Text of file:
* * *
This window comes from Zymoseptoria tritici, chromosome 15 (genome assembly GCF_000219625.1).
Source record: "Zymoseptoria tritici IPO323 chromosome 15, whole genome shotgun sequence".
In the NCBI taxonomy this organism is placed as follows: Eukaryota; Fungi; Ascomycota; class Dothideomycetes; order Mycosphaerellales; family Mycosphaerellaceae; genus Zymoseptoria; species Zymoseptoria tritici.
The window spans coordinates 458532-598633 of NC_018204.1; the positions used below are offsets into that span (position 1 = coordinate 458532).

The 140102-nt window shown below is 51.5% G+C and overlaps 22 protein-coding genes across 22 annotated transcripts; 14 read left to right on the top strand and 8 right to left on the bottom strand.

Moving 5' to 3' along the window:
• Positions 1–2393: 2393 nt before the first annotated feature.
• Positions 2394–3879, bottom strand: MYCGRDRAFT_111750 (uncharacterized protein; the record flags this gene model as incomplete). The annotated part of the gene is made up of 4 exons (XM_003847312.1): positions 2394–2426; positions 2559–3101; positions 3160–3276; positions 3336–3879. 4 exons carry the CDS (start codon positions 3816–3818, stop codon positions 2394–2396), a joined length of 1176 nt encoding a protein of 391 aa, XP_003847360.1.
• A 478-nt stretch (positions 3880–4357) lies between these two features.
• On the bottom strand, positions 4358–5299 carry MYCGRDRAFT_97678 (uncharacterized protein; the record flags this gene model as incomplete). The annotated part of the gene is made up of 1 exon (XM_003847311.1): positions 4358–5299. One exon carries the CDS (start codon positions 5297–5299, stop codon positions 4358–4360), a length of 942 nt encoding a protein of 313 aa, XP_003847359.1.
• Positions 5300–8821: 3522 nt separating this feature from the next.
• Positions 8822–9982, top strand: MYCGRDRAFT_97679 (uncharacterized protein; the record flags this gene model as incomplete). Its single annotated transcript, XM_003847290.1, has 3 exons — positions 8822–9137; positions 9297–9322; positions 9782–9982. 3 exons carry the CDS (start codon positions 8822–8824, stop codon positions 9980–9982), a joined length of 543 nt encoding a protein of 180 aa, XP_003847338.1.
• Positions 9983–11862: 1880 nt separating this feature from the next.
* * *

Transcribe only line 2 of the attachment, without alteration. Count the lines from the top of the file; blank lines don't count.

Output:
Source record: "Zymoseptoria tritici IPO323 chromosome 15, whole genome shotgun sequence".